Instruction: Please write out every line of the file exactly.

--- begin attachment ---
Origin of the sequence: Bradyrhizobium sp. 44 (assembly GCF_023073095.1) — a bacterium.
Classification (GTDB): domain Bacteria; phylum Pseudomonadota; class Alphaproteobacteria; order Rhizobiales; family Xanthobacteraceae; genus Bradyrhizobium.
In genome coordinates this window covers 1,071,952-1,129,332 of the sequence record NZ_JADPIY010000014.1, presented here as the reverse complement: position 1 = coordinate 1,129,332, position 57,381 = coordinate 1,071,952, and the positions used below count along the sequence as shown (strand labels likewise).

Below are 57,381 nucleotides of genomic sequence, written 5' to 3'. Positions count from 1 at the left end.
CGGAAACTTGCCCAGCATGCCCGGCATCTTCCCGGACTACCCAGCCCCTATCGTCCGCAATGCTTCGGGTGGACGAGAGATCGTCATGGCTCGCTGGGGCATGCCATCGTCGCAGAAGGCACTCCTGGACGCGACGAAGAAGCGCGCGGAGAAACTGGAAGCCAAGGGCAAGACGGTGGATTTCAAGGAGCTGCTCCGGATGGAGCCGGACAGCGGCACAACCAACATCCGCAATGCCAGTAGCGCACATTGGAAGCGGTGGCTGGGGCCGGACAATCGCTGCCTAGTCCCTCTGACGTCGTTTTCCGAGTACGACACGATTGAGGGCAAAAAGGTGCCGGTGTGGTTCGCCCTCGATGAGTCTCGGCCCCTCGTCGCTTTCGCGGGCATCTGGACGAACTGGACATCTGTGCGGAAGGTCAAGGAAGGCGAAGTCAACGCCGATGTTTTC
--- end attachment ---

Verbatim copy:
Origin of the sequence: Bradyrhizobium sp. 44 (assembly GCF_023073095.1) — a bacterium.
Classification (GTDB): domain Bacteria; phylum Pseudomonadota; class Alphaproteobacteria; order Rhizobiales; family Xanthobacteraceae; genus Bradyrhizobium.
In genome coordinates this window covers 1,071,952-1,129,332 of the sequence record NZ_JADPIY010000014.1, presented here as the reverse complement: position 1 = coordinate 1,129,332, position 57,381 = coordinate 1,071,952, and the positions used below count along the sequence as shown (strand labels likewise).

Below are 57,381 nucleotides of genomic sequence, written 5' to 3'. Positions count from 1 at the left end.
CGGAAACTTGCCCAGCATGCCCGGCATCTTCCCGGACTACCCAGCCCCTATCGTCCGCAATGCTTCGGGTGGACGAGAGATCGTCATGGCTCGCTGGGGCATGCCATCGTCGCAGAAGGCACTCCTGGACGCGACGAAGAAGCGCGCGGAGAAACTGGAAGCCAAGGGCAAGACGGTGGATTTCAAGGAGCTGCTCCGGATGGAGCCGGACAGCGGCACAACCAACATCCGCAATGCCAGTAGCGCACATTGGAAGCGGTGGCTGGGGCCGGACAATCGCTGCCTAGTCCCTCTGACGTCGTTTTCCGAGTACGACACGATTGAGGGCAAAAAGGTGCCGGTGTGGTTCGCCCTCGATGAGTCTCGGCCCCTCGTCGCTTTCGCGGGCATCTGGACGAACTGGACATCTGTGCGGAAGGTCAAGGAAGGCGAAGTCAACGCCGATGTTTTC